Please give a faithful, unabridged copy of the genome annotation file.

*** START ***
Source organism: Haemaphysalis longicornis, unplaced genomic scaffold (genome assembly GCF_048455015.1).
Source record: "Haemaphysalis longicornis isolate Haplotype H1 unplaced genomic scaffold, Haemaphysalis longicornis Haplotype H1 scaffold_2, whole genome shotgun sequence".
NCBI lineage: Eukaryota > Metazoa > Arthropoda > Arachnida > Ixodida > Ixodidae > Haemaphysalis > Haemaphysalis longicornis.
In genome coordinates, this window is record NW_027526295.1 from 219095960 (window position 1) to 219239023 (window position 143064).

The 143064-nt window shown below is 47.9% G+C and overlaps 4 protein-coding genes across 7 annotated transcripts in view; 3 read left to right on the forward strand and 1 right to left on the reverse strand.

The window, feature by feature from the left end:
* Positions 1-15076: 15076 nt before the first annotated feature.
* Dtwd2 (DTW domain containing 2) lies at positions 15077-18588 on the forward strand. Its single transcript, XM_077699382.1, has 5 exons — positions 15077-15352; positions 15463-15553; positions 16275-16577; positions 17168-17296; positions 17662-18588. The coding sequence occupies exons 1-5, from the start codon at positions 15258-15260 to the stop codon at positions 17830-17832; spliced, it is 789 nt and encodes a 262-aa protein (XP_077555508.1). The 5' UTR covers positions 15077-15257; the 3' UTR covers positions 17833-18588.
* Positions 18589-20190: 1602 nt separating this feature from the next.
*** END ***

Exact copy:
Source organism: Haemaphysalis longicornis, unplaced genomic scaffold (genome assembly GCF_048455015.1).
Source record: "Haemaphysalis longicornis isolate Haplotype H1 unplaced genomic scaffold, Haemaphysalis longicornis Haplotype H1 scaffold_2, whole genome shotgun sequence".
NCBI lineage: Eukaryota > Metazoa > Arthropoda > Arachnida > Ixodida > Ixodidae > Haemaphysalis > Haemaphysalis longicornis.
In genome coordinates, this window is record NW_027526295.1 from 219095960 (window position 1) to 219239023 (window position 143064).

The 143064-nt window shown below is 47.9% G+C and overlaps 4 protein-coding genes across 7 annotated transcripts in view; 3 read left to right on the forward strand and 1 right to left on the reverse strand.

The window, feature by feature from the left end:
* Positions 1-15076: 15076 nt before the first annotated feature.
* Dtwd2 (DTW domain containing 2) lies at positions 15077-18588 on the forward strand. Its single transcript, XM_077699382.1, has 5 exons — positions 15077-15352; positions 15463-15553; positions 16275-16577; positions 17168-17296; positions 17662-18588. The coding sequence occupies exons 1-5, from the start codon at positions 15258-15260 to the stop codon at positions 17830-17832; spliced, it is 789 nt and encodes a 262-aa protein (XP_077555508.1). The 5' UTR covers positions 15077-15257; the 3' UTR covers positions 17833-18588.
* Positions 18589-20190: 1602 nt separating this feature from the next.